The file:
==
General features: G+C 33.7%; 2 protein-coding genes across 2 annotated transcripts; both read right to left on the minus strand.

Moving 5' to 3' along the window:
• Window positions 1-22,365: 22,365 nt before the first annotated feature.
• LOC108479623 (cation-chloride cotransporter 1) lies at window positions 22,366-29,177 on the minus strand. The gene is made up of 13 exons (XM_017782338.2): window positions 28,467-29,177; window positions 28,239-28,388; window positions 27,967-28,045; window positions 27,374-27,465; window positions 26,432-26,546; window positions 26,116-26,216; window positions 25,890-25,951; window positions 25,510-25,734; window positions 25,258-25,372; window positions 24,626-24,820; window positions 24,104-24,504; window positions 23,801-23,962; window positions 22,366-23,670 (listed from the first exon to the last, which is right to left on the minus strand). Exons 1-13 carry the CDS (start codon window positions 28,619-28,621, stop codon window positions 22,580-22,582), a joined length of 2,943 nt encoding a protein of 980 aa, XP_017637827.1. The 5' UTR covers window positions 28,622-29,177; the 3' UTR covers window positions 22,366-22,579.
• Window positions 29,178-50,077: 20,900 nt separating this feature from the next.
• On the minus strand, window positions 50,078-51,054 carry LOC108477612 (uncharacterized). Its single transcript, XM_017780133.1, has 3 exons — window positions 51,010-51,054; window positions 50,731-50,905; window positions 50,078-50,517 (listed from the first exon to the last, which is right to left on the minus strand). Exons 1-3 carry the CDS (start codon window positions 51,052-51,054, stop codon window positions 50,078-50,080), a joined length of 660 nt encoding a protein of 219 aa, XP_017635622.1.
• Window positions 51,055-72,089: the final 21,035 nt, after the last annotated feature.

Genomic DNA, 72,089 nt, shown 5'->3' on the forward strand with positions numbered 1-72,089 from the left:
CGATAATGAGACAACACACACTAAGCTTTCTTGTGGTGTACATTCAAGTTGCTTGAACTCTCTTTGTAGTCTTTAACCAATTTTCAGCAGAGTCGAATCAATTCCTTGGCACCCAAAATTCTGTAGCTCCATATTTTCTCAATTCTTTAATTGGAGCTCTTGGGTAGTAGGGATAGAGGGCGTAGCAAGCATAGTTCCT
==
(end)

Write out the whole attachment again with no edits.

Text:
General features: G+C 33.7%; 2 protein-coding genes across 2 annotated transcripts; both read right to left on the minus strand.

Moving 5' to 3' along the window:
• Window positions 1-22,365: 22,365 nt before the first annotated feature.
• LOC108479623 (cation-chloride cotransporter 1) lies at window positions 22,366-29,177 on the minus strand. The gene is made up of 13 exons (XM_017782338.2): window positions 28,467-29,177; window positions 28,239-28,388; window positions 27,967-28,045; window positions 27,374-27,465; window positions 26,432-26,546; window positions 26,116-26,216; window positions 25,890-25,951; window positions 25,510-25,734; window positions 25,258-25,372; window positions 24,626-24,820; window positions 24,104-24,504; window positions 23,801-23,962; window positions 22,366-23,670 (listed from the first exon to the last, which is right to left on the minus strand). Exons 1-13 carry the CDS (start codon window positions 28,619-28,621, stop codon window positions 22,580-22,582), a joined length of 2,943 nt encoding a protein of 980 aa, XP_017637827.1. The 5' UTR covers window positions 28,622-29,177; the 3' UTR covers window positions 22,366-22,579.
• Window positions 29,178-50,077: 20,900 nt separating this feature from the next.
• On the minus strand, window positions 50,078-51,054 carry LOC108477612 (uncharacterized). Its single transcript, XM_017780133.1, has 3 exons — window positions 51,010-51,054; window positions 50,731-50,905; window positions 50,078-50,517 (listed from the first exon to the last, which is right to left on the minus strand). Exons 1-3 carry the CDS (start codon window positions 51,052-51,054, stop codon window positions 50,078-50,080), a joined length of 660 nt encoding a protein of 219 aa, XP_017635622.1.
• Window positions 51,055-72,089: the final 21,035 nt, after the last annotated feature.

Genomic DNA, 72,089 nt, shown 5'->3' on the forward strand with positions numbered 1-72,089 from the left:
CGATAATGAGACAACACACACTAAGCTTTCTTGTGGTGTACATTCAAGTTGCTTGAACTCTCTTTGTAGTCTTTAACCAATTTTCAGCAGAGTCGAATCAATTCCTTGGCACCCAAAATTCTGTAGCTCCATATTTTCTCAATTCTTTAATTGGAGCTCTTGGGTAGTAGGGATAGAGGGCGTAGCAAGCATAGTTCCT